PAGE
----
Furthermore, we measured the intra-and postoperative decrease in serum hemoglobin concentration (Hb), and transfusion requirements intraoperatively and during 48 hours following skin closure [24]. More specifically, intra operative blood loss was defined as: [Hb gdL−1]pre–[Hb gdL−1]post + intraOP RBCU; where ([Hb gdL−1]pre is the blood hemoglobin concentration preoperatively, [Hb g/dL]post is the blood hemoglobin concentration assessed postoperatively, and intraOP RBCU is the number of red blood cell units (RBCU) transfused during prostatectomy. Furthermore, we calculated the total blood loss as: [Hb g/dL]pre–[Hb g/dL]@48 + RBCU during 48 hours; where ([Hb g/dL]pre is the blood hemoglobin concentration preoperatively, [Hb gdL−1] @48 is the blood hemoglobin concentration 48 h after skin closure, and RBCU during 48 hours is the number of red blood cell units (RBCU) transfused after prostatectomy during the 48 hours after skin closure. Total blood loss at 24 postoperative hours was calculated similarly. However, as there were no data available for RBCU transfused during the first 24 hours, calculations did not account for transfusions.

Serious adverse events were monitored by daily chart review, and by interviewing the Urologist in charge of this study, in order to monitor for perioperative myocardial infarction, stroke, pulmonary embolism, deep vein thrombosis, and gastrointestinal or surgical bleeding.

Statistical analysis

A prioiri sample size calculation was performed using a two sided t-test with a type I error of 5%. Considering an estimated drop-out rate of 15% and an expected reduction in morphine consumption by 25%, a total of 76 individuals per group was calculated to achieve a power of 80%.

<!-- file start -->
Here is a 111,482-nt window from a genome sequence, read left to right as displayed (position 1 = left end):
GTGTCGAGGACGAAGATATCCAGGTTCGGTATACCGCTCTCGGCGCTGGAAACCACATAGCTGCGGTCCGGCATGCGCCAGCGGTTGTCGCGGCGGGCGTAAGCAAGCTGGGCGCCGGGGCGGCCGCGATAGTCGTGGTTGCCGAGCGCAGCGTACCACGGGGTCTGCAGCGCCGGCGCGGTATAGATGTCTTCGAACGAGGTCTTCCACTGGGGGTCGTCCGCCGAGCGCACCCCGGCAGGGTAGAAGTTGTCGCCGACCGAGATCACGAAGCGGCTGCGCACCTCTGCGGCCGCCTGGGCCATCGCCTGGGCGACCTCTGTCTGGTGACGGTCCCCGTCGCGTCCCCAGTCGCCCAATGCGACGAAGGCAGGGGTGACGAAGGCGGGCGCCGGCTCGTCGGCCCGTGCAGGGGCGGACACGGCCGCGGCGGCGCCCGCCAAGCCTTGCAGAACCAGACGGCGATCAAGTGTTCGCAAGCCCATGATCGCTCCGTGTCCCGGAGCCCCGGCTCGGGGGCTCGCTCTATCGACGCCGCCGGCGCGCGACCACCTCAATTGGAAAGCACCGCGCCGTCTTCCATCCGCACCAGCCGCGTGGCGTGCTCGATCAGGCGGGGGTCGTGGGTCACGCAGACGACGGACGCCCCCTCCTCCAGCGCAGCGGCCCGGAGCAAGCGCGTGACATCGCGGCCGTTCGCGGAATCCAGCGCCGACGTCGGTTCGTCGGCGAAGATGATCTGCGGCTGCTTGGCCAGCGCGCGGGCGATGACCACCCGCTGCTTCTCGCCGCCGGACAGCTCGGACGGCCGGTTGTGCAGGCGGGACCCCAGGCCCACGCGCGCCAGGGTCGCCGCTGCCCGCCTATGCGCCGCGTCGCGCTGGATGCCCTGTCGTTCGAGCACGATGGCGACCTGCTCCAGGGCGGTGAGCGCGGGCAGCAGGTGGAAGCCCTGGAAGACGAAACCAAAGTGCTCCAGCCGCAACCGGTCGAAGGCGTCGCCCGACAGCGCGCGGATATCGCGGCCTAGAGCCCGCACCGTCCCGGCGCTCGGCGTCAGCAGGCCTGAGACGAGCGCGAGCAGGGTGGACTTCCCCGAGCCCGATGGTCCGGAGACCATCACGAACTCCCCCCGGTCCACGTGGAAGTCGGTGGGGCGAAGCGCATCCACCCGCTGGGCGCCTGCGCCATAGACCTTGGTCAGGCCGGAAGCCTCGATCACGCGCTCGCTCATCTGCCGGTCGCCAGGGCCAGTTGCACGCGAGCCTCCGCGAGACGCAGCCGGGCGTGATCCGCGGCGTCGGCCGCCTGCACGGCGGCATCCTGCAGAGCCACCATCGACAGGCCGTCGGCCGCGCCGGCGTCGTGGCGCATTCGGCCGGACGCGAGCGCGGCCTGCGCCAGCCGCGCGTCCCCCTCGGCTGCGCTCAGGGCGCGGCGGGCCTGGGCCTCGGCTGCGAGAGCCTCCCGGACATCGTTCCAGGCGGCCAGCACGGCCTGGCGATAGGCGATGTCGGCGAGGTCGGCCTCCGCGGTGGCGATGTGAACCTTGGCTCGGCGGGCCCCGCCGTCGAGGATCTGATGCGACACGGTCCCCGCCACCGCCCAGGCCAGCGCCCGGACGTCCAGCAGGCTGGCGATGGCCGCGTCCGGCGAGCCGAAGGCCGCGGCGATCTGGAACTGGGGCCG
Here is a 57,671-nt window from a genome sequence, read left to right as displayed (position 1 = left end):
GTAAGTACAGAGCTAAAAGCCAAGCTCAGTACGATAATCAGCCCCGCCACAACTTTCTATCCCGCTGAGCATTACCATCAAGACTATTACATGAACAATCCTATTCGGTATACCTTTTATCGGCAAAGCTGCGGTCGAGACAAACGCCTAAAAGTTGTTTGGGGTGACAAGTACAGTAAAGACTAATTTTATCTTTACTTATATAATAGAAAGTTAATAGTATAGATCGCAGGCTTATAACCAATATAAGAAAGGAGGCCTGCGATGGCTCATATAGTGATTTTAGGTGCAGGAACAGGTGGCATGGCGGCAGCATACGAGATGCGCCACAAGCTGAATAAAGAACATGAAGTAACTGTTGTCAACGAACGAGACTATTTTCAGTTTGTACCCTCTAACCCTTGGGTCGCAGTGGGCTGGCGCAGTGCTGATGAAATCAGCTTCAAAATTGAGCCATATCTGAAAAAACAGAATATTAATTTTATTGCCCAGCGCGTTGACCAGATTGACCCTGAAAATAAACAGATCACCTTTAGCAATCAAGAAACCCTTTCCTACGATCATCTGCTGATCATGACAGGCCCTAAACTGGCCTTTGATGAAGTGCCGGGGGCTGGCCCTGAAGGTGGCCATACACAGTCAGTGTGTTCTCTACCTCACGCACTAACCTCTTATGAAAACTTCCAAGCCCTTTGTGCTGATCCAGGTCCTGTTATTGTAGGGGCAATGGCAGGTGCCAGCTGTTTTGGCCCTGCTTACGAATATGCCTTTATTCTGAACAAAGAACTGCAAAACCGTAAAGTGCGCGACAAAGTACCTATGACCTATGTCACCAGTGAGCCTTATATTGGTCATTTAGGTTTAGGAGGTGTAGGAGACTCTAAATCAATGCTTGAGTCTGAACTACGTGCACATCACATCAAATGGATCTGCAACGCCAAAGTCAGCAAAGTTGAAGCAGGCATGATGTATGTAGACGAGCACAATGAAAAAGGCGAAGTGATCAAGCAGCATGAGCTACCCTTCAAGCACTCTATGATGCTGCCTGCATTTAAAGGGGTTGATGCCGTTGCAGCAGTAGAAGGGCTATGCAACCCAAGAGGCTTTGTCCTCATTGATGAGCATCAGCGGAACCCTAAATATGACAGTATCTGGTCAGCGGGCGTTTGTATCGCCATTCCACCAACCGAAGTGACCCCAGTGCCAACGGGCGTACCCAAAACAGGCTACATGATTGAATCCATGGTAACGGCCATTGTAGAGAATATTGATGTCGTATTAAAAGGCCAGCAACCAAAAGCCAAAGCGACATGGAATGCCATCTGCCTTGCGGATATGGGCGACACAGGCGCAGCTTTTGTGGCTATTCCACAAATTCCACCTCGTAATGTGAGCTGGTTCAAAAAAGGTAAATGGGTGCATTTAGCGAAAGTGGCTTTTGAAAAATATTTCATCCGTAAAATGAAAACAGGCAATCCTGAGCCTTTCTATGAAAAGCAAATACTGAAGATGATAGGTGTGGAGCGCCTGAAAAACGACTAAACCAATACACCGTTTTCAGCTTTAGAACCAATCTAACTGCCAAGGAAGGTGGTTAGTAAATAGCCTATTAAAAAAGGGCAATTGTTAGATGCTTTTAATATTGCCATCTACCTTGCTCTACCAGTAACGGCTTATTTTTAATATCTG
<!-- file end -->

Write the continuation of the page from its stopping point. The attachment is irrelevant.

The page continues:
All data were analyzed using Prism 5 for Mac OS X, Version 5.0d (Graph Pad Inc., La Jolla, California). Data were tested for normality using the Kolmogorov-Smirnov test with Dallal and Wilkonson approximation of the Lillifores method, where appropriate. Data were analyzed using t-test, Mann–Whitney-U test, or chi-squared test as noted below. If not stated otherwise, data are shown as median (25th/75th percentile).

Morphine consumption (primary), and blood-loss (secondary) during the first 48 h, and variables on OBAS, m-BPI-sf score, and OR-SDS taken at 48 h after skin closure were compared between groups using Mann–Whitney-U-test.

We applied a multiple regression analysis model using postoperative decrease in hemoglobin concentration as the dependent variable and included independent variables that we considered might affect postoperative blood loss during parecoxib therapy: age, activated partial thromboplastin time (aPTT), Quick, platelet count, test drug.

The incidence of adverse events was compared between groups using chi-squared tests.



A total of 105 patients (52 parecoxib, 53 placebo) were enrolled in this trial and received treatment. Of these subjects, 96 patients (48 parecoxib, 48 placebo) received the study medication for 48 hours postoperatively and had complete data sets available. One patient had to be excluded for protocol violation, another due to an adverse event (hyperhydrosis, parecoxib group), and three patients had to be excluded because of withdrawal of consent (placebo group). Two patients from each group had to be excluded since relevant data were missing (Figure 1). Of the patients included in the final analyses, 34 (17 receiving parecoxib) were recruited at investigational center one, 60 patients (31 receiving parecoxib) at investigational center two, and two patients (both receiving placebo) were recruited at investigational center three. The physical characteristics and laboratory variables were comparable in both groups (Table 1).

Figure 1
figure 1

Patient flow chart.

Table 1 Descriptive data